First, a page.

... [W]ith respect to the amount due to the plaintiff, the referee based his findings on an affidavit of Theresa Robertson, an employee of the plaintiff, who averred, based on her review of the plaintiff's business records, that the defendant defaulted by failing to make the payment due on May 1, 2010, and "all subsequent payments." However, as the defendant correctly contends, Robertson's assertions in that regard constituted inadmissible hearsay ... , since the records themselves were not provided to the referee ... . Moreover, even if the records had been provided, " [a] proper foundation for the admission of a business record must be provided by someone with personal knowledge of the maker's business practices and procedures'" ... . Nothing in Robertson's affidavit, in which she averred that the plaintiff received the original note on May 13, 2013, indicated that the plaintiff was the maker of the records relating to the defendant's alleged initial default in May 2010 and her alleged failure to make payments for some period of time thereafter. Robertson also did not aver that the records provided by the maker were incorporated into the plaintiff's records and routinely relied upon by the plaintiff in its own business ... . Therefore, the plaintiff failed to lay a proper foundation for the business records on which Robertson relied with respect to the amount due to the plaintiff. Contrary to the plaintiff's contention, under the circumstances presented, the Supreme Court's error in relying on the hearsay evidence was not harmless ... . Nationstar Mtge., LLC v Durane-Bolivard, 2019 NY Slip Op 06502, Second Dept 9-11-19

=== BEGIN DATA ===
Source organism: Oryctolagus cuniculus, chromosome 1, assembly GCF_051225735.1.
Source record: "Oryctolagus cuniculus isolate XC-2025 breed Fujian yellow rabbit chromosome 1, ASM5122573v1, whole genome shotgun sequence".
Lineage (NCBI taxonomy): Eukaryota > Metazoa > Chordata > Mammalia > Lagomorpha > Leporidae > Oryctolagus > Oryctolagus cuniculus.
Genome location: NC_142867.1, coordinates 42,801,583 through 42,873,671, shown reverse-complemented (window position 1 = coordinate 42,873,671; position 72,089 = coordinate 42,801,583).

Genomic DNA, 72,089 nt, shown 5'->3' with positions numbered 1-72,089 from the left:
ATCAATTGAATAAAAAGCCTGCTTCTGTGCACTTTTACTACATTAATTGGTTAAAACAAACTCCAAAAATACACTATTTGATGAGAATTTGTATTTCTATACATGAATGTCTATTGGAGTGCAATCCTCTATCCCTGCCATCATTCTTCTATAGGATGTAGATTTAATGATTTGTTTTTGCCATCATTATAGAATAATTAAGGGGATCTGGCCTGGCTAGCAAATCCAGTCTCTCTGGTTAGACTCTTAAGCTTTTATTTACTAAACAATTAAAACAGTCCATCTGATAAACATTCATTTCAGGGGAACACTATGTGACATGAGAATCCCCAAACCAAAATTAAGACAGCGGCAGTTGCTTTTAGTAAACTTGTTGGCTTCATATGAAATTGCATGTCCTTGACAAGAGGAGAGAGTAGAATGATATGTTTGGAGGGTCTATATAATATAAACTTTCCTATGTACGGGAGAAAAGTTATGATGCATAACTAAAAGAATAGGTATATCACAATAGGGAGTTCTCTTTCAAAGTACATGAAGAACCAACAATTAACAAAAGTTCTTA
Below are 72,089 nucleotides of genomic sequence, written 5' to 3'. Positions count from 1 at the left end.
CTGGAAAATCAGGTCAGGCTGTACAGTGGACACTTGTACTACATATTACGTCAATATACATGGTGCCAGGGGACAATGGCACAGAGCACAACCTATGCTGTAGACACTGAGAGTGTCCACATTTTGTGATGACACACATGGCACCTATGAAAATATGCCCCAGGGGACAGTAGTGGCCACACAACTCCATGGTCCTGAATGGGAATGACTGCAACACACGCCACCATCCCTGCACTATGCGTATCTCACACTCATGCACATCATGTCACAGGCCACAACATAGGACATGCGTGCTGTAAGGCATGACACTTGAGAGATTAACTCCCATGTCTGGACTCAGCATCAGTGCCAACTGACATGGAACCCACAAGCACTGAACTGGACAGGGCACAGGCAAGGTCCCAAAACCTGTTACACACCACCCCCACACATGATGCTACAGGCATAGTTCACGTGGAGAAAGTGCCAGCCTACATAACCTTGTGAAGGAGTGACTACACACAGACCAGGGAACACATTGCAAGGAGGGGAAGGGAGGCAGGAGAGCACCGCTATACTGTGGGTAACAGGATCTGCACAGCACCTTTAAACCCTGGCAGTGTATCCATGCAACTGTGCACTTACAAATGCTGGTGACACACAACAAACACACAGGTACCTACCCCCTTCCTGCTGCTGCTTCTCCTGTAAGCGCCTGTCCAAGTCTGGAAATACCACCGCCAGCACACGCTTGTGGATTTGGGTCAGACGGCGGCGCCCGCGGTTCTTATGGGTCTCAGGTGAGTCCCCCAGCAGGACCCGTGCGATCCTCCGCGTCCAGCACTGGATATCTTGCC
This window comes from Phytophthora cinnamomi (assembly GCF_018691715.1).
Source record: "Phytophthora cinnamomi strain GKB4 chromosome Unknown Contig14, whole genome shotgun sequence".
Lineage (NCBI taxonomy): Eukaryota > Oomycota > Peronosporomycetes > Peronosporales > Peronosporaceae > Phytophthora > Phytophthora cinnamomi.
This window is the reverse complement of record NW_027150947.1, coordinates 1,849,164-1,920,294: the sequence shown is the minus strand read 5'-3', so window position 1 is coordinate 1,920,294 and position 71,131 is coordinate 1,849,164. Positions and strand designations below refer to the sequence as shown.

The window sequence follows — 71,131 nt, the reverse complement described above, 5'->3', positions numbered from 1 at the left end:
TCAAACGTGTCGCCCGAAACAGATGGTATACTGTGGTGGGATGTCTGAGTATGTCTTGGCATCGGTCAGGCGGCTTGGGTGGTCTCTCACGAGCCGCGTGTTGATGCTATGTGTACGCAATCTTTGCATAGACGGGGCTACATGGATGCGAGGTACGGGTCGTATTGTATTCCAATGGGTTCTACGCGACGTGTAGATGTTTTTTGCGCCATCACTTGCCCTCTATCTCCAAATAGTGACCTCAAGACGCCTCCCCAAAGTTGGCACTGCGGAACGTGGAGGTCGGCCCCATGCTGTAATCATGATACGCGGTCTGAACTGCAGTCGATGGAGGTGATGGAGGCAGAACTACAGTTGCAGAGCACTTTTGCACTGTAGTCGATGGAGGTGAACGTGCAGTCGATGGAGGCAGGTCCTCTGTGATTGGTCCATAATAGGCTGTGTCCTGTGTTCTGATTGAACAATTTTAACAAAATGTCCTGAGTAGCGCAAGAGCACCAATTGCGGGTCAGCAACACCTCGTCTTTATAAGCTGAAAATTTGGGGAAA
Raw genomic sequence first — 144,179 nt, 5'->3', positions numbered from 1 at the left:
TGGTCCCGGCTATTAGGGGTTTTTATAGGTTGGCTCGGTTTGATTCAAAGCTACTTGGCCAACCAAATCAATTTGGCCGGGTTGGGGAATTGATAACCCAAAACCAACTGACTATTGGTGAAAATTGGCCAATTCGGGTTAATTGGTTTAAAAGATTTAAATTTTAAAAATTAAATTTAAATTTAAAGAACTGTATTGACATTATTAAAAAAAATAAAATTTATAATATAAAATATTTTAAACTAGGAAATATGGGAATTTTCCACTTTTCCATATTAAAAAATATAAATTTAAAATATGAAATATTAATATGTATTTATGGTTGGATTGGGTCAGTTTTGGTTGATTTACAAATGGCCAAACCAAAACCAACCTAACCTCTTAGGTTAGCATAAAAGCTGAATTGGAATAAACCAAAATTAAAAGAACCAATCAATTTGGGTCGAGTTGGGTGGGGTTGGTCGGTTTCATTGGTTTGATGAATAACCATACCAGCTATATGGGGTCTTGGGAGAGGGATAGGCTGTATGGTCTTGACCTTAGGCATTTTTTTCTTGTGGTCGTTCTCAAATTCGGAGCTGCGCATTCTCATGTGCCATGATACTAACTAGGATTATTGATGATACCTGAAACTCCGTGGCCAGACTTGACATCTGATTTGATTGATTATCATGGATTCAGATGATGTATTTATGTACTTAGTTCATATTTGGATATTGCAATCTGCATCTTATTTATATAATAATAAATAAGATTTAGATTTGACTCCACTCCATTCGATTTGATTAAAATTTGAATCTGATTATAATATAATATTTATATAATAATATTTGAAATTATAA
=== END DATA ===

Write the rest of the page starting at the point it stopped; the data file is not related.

INSURANCE LAW, CONTRACT LAW.